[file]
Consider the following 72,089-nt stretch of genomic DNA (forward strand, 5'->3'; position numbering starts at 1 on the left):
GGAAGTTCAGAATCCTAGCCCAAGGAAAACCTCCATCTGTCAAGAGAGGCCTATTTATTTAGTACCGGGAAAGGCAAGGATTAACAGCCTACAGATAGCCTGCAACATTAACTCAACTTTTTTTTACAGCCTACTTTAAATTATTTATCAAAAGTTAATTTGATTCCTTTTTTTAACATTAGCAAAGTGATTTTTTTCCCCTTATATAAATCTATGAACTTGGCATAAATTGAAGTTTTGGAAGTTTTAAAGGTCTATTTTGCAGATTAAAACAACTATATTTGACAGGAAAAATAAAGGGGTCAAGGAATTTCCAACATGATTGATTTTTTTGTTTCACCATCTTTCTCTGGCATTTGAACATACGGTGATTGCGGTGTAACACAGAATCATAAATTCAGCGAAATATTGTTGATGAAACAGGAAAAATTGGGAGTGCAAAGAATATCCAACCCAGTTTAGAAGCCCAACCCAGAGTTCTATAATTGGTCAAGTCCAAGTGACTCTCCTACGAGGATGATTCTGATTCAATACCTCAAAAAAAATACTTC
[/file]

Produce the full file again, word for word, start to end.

Consider the following 72,089-nt stretch of genomic DNA (forward strand, 5'->3'; position numbering starts at 1 on the left):
GGAAGTTCAGAATCCTAGCCCAAGGAAAACCTCCATCTGTCAAGAGAGGCCTATTTATTTAGTACCGGGAAAGGCAAGGATTAACAGCCTACAGATAGCCTGCAACATTAACTCAACTTTTTTTTACAGCCTACTTTAAATTATTTATCAAAAGTTAATTTGATTCCTTTTTTTAACATTAGCAAAGTGATTTTTTTCCCCTTATATAAATCTATGAACTTGGCATAAATTGAAGTTTTGGAAGTTTTAAAGGTCTATTTTGCAGATTAAAACAACTATATTTGACAGGAAAAATAAAGGGGTCAAGGAATTTCCAACATGATTGATTTTTTTGTTTCACCATCTTTCTCTGGCATTTGAACATACGGTGATTGCGGTGTAACACAGAATCATAAATTCAGCGAAATATTGTTGATGAAACAGGAAAAATTGGGAGTGCAAAGAATATCCAACCCAGTTTAGAAGCCCAACCCAGAGTTCTATAATTGGTCAAGTCCAAGTGACTCTCCTACGAGGATGATTCTGATTCAATACCTCAAAAAAAATACTTC